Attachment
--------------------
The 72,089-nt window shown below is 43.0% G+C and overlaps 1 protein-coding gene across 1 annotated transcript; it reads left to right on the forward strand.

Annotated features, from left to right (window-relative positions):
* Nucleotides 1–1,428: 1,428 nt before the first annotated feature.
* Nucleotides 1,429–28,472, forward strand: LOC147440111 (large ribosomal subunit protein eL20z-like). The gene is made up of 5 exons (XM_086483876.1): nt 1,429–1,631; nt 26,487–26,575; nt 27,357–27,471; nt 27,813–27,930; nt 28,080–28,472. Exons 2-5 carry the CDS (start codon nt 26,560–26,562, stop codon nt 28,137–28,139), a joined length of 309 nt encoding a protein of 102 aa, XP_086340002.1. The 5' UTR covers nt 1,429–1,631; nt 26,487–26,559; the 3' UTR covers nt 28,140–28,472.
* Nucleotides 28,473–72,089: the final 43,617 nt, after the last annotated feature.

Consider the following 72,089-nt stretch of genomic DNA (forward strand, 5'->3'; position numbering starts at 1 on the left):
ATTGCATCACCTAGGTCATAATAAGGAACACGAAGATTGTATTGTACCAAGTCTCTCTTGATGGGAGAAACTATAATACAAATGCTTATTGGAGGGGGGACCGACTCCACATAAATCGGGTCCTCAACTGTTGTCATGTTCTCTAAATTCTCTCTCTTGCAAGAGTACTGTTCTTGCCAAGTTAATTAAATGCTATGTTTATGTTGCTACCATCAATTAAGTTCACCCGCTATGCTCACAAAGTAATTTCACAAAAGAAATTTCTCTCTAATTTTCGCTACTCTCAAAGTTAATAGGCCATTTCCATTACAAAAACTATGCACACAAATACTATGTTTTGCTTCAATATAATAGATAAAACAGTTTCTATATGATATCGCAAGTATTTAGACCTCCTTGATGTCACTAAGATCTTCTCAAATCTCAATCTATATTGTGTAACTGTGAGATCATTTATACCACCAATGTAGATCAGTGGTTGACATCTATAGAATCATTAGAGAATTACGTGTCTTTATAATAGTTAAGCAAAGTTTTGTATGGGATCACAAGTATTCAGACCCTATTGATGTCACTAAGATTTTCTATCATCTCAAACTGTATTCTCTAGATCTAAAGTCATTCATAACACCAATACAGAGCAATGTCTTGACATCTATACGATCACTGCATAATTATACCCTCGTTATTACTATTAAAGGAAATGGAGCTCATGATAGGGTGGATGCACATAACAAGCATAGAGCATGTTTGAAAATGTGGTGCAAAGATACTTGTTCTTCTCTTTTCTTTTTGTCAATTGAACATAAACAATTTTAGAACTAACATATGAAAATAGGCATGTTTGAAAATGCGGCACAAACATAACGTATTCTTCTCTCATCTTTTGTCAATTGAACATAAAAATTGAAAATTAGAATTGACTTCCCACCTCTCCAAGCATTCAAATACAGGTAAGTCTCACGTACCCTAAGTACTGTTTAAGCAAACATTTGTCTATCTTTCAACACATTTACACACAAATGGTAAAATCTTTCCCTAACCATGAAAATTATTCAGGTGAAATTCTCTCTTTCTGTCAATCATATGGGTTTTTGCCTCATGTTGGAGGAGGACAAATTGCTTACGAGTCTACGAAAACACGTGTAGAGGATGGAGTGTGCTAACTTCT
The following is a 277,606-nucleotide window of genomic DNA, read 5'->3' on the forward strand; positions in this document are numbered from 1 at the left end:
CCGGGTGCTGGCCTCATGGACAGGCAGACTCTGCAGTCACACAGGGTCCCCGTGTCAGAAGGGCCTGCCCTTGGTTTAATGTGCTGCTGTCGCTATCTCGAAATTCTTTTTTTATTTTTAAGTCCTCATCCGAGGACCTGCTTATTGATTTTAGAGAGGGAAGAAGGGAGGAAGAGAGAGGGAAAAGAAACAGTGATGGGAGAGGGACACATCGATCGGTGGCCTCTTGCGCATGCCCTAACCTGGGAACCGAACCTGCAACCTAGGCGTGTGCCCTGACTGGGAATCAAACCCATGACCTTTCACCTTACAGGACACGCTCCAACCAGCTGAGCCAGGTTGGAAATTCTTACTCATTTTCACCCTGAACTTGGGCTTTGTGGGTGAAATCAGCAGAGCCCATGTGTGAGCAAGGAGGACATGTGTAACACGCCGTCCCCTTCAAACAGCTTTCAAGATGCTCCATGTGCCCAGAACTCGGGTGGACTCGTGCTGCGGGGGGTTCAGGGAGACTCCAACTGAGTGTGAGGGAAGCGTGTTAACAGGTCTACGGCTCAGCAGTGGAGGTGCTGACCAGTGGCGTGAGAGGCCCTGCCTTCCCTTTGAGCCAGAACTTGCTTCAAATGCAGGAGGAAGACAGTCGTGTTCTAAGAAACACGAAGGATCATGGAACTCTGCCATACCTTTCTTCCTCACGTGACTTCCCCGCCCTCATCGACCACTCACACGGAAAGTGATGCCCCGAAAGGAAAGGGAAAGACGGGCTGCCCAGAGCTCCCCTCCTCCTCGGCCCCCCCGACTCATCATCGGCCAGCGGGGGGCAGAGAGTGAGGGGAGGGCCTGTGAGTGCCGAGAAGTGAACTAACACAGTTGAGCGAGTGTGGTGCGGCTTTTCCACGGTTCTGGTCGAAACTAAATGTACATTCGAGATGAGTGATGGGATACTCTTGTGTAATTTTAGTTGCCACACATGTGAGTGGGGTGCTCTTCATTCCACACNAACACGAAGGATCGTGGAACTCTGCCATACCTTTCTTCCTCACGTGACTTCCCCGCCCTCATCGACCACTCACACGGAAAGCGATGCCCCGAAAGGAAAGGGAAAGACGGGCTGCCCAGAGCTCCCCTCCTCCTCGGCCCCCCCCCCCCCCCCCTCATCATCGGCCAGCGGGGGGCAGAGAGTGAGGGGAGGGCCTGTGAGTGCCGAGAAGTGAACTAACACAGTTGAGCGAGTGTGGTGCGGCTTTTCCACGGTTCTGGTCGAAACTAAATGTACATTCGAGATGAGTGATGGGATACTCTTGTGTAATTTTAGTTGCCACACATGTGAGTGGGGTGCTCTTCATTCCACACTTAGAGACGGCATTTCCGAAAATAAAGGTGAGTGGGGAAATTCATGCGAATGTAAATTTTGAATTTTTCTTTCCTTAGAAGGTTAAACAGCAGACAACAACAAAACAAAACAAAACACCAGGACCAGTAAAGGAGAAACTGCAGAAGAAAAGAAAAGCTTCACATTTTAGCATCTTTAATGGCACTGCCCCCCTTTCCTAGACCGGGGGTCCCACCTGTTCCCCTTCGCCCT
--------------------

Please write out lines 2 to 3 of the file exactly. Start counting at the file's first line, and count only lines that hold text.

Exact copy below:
Annotated features, from left to right (window-relative positions):
* Nucleotides 1–1,428: 1,428 nt before the first annotated feature.